At MDF's annual conference in September we heard from four of the newest MDF-funded Fellows, and from three pharmaceutical companies involved in early stage drug development for myotonic dystrophy.
Myotonic dystrophy is a genetic disease that occurs when the genetic code around certain genes becomes expanded from one generation to the next. This extra code produces genetic messages that are “sticky” and trap proteins important for cellular functions like maintaining muscle mass and releasing a grip.
The majority of research funded by MDF is focused on either understanding how the sticky message causes the various symptoms of myotonic dystrophy (DM) or how to keep the sticky message from binding up important proteins.
Since 2010 MDF has funded 17 postdoctoral fellows (scientists who have received their PhDs and moved into mentored training positions) for a total of $1,731,925. To date three of these MDF Fellows have gone on to tenure track faculty positions with a focus on myotonic dystrophy.
The current slate of MDF Fellows provided an overview of their research projects at the conference. Dr. Ranjan Batra of UCSD, Dr. Viachaslu Bernat from the Scripps Research Institute Florida and Dr. Ravi Kanth Rao Saini of the Scripps Research Institute La Jolla all described ways that they were attempting to identify potential new drugs for myotonic dystrophy that would interfere with the sticky genetic message.
The fourth MDF Fellow, Dr. Melissa Hinman of the University of Oregon, described how she had made zebrafish (the small stripey minnow-looking fish that you see at pet stores) with the genetic mutation for myotonic dystrophy type I. Dr. Hinman is using the zebrafish, which are transparent when young, to study the effects of the DM mutation on the digestive system with the goal of gaining a better understanding of the gastrointestinal problems that can accompany myotonic dystrophy in humans.
Early Stage Drug Development
In a later session, three companies that are in the early stages of developing treatments for myotonic dystrophy type 1 also provided overviews of their strategies. These companies are all in the “discovery” stage of drug development, meaning that they have identified good cellular targets for new drugs and are now working to develop the molecules that can interact with these targets. This stage of research typically takes at least five years before drug candidates are ready to enter clinical testing.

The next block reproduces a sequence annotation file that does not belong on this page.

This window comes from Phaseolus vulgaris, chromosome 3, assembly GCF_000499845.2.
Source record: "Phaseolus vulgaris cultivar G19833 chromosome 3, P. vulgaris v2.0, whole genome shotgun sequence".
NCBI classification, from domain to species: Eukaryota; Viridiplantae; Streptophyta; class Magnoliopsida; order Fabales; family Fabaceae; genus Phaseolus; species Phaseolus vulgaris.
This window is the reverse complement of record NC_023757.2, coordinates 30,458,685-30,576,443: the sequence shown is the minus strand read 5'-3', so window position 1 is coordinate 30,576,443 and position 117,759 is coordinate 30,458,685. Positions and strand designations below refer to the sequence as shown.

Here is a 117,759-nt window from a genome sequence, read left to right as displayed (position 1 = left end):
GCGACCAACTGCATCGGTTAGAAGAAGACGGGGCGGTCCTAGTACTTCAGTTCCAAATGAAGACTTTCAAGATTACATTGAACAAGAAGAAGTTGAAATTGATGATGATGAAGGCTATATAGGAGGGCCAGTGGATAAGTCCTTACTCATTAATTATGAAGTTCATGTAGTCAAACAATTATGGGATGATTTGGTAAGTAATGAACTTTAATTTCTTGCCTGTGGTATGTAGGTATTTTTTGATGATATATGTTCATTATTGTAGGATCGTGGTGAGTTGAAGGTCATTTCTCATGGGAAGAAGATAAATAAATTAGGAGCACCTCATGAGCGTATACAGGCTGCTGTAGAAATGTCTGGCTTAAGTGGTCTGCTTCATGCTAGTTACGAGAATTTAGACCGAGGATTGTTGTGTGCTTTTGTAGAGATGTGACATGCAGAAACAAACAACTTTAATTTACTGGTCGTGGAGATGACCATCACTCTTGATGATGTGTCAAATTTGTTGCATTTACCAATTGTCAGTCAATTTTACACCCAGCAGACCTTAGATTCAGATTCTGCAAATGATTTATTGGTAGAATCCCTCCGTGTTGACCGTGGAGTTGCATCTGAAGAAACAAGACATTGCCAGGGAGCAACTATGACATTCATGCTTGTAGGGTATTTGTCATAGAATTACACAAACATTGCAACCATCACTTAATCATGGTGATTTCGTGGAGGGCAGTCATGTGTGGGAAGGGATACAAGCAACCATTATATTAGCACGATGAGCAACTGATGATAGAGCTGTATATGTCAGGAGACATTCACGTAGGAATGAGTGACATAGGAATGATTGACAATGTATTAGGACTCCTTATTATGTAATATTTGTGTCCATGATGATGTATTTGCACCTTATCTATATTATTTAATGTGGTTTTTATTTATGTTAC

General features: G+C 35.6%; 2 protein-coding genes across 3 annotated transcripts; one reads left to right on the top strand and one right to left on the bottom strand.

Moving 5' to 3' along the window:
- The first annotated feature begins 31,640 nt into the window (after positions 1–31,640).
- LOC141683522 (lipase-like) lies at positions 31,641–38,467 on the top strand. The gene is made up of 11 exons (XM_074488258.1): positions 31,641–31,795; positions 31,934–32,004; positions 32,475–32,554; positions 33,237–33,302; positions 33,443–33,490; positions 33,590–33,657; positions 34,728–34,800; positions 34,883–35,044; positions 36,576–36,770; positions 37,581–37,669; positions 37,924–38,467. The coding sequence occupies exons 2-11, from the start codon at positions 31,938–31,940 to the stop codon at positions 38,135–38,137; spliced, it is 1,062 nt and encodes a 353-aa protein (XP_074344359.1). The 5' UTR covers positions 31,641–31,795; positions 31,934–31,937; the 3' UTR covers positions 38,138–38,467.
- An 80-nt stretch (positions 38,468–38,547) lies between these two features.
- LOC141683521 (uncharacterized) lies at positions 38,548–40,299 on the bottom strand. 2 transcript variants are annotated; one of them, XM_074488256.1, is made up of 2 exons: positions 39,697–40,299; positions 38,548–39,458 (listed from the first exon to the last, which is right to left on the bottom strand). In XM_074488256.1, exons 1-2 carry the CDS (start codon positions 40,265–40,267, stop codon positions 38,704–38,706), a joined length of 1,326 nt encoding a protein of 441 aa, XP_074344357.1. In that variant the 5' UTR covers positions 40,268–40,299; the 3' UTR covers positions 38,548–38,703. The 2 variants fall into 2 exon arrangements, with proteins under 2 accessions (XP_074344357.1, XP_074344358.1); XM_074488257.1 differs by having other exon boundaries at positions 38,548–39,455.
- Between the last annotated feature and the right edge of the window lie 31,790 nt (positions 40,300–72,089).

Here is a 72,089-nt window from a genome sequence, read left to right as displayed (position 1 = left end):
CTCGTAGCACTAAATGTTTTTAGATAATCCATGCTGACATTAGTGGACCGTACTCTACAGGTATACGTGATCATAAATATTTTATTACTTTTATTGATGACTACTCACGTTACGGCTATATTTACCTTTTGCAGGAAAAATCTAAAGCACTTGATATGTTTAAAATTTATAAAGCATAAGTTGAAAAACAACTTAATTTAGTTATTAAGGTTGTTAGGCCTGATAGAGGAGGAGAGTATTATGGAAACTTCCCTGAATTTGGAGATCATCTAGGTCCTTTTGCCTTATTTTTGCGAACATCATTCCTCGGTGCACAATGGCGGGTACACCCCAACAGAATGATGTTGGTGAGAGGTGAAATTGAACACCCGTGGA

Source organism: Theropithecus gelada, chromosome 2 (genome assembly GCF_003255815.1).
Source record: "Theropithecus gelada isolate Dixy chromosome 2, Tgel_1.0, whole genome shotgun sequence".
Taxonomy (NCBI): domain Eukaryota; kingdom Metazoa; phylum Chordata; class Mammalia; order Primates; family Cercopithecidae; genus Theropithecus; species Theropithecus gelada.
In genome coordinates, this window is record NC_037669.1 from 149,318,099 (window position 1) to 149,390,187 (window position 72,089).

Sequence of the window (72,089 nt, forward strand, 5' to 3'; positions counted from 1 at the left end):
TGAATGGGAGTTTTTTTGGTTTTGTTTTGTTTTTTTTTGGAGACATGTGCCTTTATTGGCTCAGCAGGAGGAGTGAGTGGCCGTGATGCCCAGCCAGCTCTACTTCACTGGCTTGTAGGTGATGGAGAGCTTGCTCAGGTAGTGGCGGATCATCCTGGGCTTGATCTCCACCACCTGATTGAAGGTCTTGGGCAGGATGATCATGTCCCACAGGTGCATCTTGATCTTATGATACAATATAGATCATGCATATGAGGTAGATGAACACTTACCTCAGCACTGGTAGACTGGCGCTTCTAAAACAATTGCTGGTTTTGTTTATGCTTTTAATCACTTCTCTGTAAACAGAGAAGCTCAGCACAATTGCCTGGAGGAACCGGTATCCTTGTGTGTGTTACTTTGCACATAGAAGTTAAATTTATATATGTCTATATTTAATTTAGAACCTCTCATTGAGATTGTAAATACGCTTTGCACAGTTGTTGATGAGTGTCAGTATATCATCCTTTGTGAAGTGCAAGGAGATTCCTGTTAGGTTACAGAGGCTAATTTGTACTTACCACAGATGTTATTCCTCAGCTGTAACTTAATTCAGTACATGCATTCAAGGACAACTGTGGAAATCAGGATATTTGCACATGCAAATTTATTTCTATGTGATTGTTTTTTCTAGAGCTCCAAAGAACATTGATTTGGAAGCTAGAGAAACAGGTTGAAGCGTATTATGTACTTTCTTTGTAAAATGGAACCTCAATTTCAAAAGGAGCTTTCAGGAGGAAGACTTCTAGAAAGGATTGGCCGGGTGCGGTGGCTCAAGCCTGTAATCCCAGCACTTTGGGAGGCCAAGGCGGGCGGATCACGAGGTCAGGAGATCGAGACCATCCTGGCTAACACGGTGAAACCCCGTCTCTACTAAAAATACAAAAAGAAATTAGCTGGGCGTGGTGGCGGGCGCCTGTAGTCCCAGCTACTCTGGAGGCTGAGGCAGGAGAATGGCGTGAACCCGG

Michael French of Marina Biotech presented his company’s approach, which uses creative ways to deliver pieces of genetic code such as “Smarticles” (a play on “particles”) that could work in various ways to stop the actions of the sticky message. French made the point that a multisystem disease like DM may require multiple strategies so Marina Biotech was keeping an open-mind about the right approach.
Friedrich Metzger PhD of the pharmaceutical company Roche described a $1M collaboration with the venture capital firm AmorChem to license technology from Dr. PascalChartrand’s group at the University of Montreal. Roche is focused on developing small molecule drugs for myotonic dystrophy that can be taken orally. Metzger highlighted Roche’s successes with this strategy in another rare disease, spinal muscular atrophy (SMA).
Takako Moriguchi PhD of Genzyme, a Sanofi company specializing in rare disease drugs, described multiple strategies for developing DM drugs including the use of oligonucleotides, small molecules, biologics (pieces of proteins) and gene therapy. The gene therapy approach would involve adding back into the cell nucleus more of one of the important cellular proteins (MBNL) that gets stuck to the sticky message in myotonic dystrophy.
Phase I/II Trial Update
The last, and much-awaited research presentation at the conference came from Laurie Mignon PhD, Clinical Trial Lead at Isis Pharmaceuticals, who provided an update on the ongoing DMPKRx clinical trial. DMPKRx is a drug that has been created from pieces of nucleic acids called “antisense oligonucleotides” that can recognize and bind to the sticky message created by the myotonic dystrophy type I mutation. In early 2014 Isis Pharmaceuticals, in collaboration with Biogen Idec, launched a phase I/II clinical trial to test DMPKRx in people with myotonic dystrophy.
Dr. Mignon reported that the phase I/II study is going well and the first few participants are finishing the trial, although there are no results available yet. The study’s primary objectives are to understand the safety and tolerability of repeated injections of DMPKRx, with a secondary objective of understanding the changes that occur in the blood and muscle as a result. How well the drug works to improve symptoms of myotonic dystrophy will be examined as an exploratory endpoint only at this stage.
If the phase I/II trial meets its safety and tolerability endpoints, a phase II trial, which will be larger and enroll more patients, is expected to start in the first half of 2017. If results from the phase II trial are positive, the company will move into a phase III “registration trial”—the final study meant to collect data in support of a new drug approval application to the FDA.
NOTE: The phase I/II study is still enrolling—those interested in participating can read more here.